Two-phase designs to follow-up genome-wide association signals with DNA resequencing studies

Daniel J. Schaid, Gregory D. Jenkins, James N. Ingle, Richard M. Weinshilboum

Research output: Contribution to journalArticle

5 Scopus citations


Genome-wide association studies (GWAS) of complex traits have generated many association signals for single nucleotide polymorphisms (SNPs). To understand the underlying causal genetic variant(s), focused DNA resequencing of targeted genomic regions is commonly used, yet the current cost of resequencing limits sample sizes for resequencing studies. Information from the large GWAS can be used to guide choice of samples for resequencing, such as the SNP genotypes in the targeted genomic region. Viewing the GWAS tag-SNPs as imperfect surrogates for the underlying causal variants, yet expecting that the tag-SNPs are correlated with the causal variants, a reasonable approach is a two-phase case-control design, with the GWAS serving as the first-phase and the resequencing study serving as the second-phase. Using stratified sampling based on both tag-SNP genotypes and case-control status, we explore the gains in power of a two-phase design relative to randomly sampling cases and controls for resequencing (i.e., ignoring tag-SNP genotypes). Simulation results show that stratified sampling based on both tag-SNP genotypes and case-control status is not likely to have lower power than stratified sampling based only on case-control status, and can sometimes have substantially greater power. The gain in power depends on the amount of linkage disequilibrium between the tag-SNP and causal variant alleles, as well as the effect size of the causal variant. Hence, the two-phase design provides an efficient approach to follow-up GWAS signals with DNA resequencing.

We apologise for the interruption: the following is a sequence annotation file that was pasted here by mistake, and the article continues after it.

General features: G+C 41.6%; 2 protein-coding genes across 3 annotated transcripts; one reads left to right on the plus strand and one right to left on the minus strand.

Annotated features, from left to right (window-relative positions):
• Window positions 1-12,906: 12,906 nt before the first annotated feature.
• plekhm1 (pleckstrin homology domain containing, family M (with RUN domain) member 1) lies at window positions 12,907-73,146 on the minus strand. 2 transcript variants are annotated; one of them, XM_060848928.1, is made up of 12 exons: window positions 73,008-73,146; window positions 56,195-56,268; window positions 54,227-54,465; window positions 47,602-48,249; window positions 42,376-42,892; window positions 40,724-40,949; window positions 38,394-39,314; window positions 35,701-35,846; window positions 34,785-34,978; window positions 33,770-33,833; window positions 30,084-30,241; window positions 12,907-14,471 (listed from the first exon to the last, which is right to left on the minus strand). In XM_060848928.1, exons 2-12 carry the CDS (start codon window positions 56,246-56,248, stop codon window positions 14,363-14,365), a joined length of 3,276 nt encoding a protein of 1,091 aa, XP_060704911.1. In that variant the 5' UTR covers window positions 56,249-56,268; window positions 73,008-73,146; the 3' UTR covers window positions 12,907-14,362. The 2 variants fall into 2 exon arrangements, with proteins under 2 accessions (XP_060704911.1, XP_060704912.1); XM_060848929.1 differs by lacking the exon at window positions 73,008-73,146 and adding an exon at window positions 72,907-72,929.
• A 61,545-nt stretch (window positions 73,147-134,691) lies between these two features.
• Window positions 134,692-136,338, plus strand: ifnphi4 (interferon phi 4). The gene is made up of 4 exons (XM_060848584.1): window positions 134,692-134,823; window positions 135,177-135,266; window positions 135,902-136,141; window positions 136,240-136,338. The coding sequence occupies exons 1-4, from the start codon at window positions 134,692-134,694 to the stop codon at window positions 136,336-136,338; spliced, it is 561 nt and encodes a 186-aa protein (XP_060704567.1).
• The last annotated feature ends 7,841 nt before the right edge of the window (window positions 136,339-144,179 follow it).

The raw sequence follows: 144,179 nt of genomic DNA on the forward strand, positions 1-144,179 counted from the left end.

Original languageEnglish (US)
Pages (from-to)229-238
Number of pages10
JournalGenetic epidemiology
Issue number3
StatePublished - Apr 1 2013



  • DNA resequencing
  • Horwitz-Thompson estimate
  • Inverse sampling fraction weights
  • Two-phase sampling

ASJC Scopus subject areas

  • Epidemiology
  • Genetics(clinical)

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